The robot revolution just got a little closer thanks to some of the cool devices that are coming down the pipe. One such cool device is called the Raspberry Pi
. The Raspberry Pi device is basically a $25 Linux PC on a credit card sized board! This microcomputer looks perfectly suited as a low cost, micro form factor, low power, PC performance robot brain. If you think that's unbelievable, well, believe it! Sure it's not available just yet but already the Alpha Boards are being manufactured
and they anticipate the devices will be available for sale later in 2011.
I contacted the Director of the Raspberry Pi Foundation, Eben Upton, and he graciously answered some of my questions pertaining to his foundation, the Raspberry Pi device, and how the device relates to robotics. After the jump, read more about the Raspberry Pi device and read the interview by Director, Eben Upton.
The board itself (Alpha layout above) is very tiny. As you can see from the image below it looks to be just a little larger than a thumb drive. The main processor is an ARM-based application processor with HDMI and analog out, USB 2.0 hub, and 128 MB of Ram with a price point of about $25. A model B device will have 256 MB of Ram and also a 10/100 Ethernet Controller for about $5 to $10 more. The minimum quantity will be 1 unit. Yea!
So, what can you do with this thing? Well, imagine plugging this into your HDMI port (and possibly nothing else) and up pops your portable PC! Wow! Add a mouse, keyboard, some USB storage, power plug and Ethernet connection and viola, you have yourself a regular networked PC albeit very tiny (see the photo below of a running networked PC configuration). Or, skip all of that and just add power and a i/o and servo controller and you have a really inexpensive robot control configuration. With this much computing power, you could do some serious stuff. This thing is by far in another league compared to most embedded controllers of the same size hobbyists use for a robot brain. Even more of a bonus is this device is designed to run free/open software like GNU/Linux. That pretty much means that all of the Development tools are free!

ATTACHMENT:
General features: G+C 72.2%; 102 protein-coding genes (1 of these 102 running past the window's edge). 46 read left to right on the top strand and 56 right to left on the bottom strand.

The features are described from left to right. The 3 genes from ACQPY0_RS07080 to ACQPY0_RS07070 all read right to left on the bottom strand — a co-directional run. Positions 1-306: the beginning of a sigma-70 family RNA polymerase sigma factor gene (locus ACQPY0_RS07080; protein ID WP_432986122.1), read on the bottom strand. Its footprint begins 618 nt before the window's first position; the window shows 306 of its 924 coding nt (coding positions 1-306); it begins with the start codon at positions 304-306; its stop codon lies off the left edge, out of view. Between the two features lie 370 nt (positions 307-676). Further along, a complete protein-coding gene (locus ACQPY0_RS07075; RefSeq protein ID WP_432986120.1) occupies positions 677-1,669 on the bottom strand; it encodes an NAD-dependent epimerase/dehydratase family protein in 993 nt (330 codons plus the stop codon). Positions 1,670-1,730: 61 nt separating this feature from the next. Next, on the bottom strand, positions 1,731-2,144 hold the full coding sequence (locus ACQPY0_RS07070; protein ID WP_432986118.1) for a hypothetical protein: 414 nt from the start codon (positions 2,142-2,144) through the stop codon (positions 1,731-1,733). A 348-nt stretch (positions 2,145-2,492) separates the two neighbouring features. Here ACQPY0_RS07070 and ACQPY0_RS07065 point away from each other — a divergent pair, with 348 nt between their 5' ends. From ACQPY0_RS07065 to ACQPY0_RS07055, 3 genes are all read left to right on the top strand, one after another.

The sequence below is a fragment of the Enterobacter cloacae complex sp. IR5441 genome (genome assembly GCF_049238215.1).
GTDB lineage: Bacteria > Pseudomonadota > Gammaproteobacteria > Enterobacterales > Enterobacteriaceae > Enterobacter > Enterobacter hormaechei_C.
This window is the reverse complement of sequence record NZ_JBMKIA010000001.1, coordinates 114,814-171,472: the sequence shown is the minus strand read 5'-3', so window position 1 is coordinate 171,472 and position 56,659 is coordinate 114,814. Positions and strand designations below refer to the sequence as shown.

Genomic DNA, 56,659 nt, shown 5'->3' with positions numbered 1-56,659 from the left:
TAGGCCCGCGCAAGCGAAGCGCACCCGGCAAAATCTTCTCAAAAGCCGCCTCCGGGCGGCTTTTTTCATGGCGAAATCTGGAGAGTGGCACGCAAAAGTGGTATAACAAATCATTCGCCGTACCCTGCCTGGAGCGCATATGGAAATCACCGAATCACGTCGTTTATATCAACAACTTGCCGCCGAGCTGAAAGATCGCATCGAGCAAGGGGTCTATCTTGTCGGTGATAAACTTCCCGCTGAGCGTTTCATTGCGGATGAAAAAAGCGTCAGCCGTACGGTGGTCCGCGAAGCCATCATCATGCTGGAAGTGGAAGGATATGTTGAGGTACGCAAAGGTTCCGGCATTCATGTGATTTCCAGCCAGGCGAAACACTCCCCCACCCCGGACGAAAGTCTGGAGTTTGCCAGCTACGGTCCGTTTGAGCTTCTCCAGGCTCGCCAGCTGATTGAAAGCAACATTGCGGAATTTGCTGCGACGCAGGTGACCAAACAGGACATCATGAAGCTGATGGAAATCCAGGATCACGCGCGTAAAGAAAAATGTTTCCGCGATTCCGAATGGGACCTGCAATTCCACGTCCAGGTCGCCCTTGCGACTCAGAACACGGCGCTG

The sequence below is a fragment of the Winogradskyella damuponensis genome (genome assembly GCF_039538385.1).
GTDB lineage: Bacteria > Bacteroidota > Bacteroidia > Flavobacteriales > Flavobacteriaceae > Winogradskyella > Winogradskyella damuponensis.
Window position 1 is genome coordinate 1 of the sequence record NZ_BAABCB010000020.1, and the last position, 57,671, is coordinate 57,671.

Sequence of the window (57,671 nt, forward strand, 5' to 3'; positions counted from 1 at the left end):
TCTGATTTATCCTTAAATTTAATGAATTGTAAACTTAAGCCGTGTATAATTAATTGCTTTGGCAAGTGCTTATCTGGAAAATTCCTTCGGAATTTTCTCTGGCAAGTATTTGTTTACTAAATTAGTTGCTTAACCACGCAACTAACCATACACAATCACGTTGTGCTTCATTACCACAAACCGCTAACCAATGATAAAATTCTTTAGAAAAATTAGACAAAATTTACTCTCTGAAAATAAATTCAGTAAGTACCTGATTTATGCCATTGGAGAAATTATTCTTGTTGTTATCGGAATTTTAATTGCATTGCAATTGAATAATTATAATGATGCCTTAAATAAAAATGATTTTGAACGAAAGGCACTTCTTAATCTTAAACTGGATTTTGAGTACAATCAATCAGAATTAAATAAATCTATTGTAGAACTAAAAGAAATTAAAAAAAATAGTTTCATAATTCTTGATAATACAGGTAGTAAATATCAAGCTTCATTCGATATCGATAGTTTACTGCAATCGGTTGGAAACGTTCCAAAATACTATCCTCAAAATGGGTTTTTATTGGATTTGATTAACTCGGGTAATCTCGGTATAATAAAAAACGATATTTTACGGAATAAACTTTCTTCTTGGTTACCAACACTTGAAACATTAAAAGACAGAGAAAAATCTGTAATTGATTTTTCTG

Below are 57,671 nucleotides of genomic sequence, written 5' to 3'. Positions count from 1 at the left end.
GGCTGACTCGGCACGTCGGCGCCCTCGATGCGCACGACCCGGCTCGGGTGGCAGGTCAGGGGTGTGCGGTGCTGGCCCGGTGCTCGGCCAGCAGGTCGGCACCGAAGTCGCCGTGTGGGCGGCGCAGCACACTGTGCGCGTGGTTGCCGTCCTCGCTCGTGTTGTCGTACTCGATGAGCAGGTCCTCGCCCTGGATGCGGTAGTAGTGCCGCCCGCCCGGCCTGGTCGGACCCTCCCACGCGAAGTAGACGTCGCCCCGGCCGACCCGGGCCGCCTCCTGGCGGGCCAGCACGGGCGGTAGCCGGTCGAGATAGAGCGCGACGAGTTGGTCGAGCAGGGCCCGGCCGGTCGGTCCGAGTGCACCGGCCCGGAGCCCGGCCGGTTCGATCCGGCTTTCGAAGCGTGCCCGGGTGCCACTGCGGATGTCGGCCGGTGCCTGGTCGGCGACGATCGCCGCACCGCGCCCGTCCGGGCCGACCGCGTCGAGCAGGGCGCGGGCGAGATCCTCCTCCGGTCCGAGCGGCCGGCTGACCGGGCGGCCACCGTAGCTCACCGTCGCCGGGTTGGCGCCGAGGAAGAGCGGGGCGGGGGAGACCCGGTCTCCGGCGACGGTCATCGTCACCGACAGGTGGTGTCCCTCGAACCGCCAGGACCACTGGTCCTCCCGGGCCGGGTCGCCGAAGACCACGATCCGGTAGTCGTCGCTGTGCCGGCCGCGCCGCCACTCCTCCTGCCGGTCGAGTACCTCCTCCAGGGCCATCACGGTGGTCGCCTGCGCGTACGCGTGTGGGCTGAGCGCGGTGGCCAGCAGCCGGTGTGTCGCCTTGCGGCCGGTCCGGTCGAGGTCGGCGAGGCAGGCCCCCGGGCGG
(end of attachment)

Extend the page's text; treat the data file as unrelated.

After reading about this device on their website,
I contacted the Director of Raspberry Pi and he graciously answered a few of my questions.
Interview with Raspberry Pi Foundation Director, Eben Upton:
Tell us more about your charity work and why you chose to design the
Raspberry Pi device to further that charity?
What main applications are you designing the Raspberry Pi device?
A group of us in Cambridge became concerned that the quality and quantity of applicants to the Computer Science course at the University here was falling year on year, to the point that it was becoming hard to fill the course with good candidates. This in turn has had a knock-on effect on the ability of firms in the Cambridge area to recruit graduates.
There are likely several causes for the decline in applicant numbers, but one factor is the lack of a cheap programmable home computer of the sort that I grew up with in the 1980s. We formed the Raspberry Pi Foundation to develop such a machine.
What applications do you feel designers might use the Raspberry Pi device for instead and are you OK with that?
We began by designing it to be cheap, reasonably powerful (especially on the multimedia side), easy to program and easy to interface to external components. As time has gone on, we've also ended up with a device that can support general-purpose productivity apps as well.
Who are your competitors and why do you believe your device is better?
We've seen an enormous range of applications proposed, from HAM radio to aerospace. Of course, we're very happy with people doing pretty much whatever they want with the device.
Do you think your device might be a good fit for personal robotics builders to use for their robots?
Our obvious competitors are devices like Beagleboard and Arduino. We're cheaper than Beagleboard, and offer better processing and multimedia capabilities than either. Our interfacing is weaker than Arduino, but we'll be addressing this through add-on boards.
Are there a certain robotics application that you might envision the Raspberry Pi device would be best for?
Applications which require a lot of comput[ation], or which want to utilize a camera for machine-vision tasks (this last is dependent on our solving certain business-model issues involved in distributing a camera with the device).
Director, Raspberry Pi Foundation
In the interview, I'm hearing computer vision, daughter boards for various control applications and that it will blow away many hobbyist boards that are common today. Not to mention that just about any USB device that works with Linux should also work on this device. This all sounds like it could be a great future for robotics!
Many thanks again to Director, Eben Upton for the interview and we look forward to when the Raspberry Pi device begins to go on sale later this year.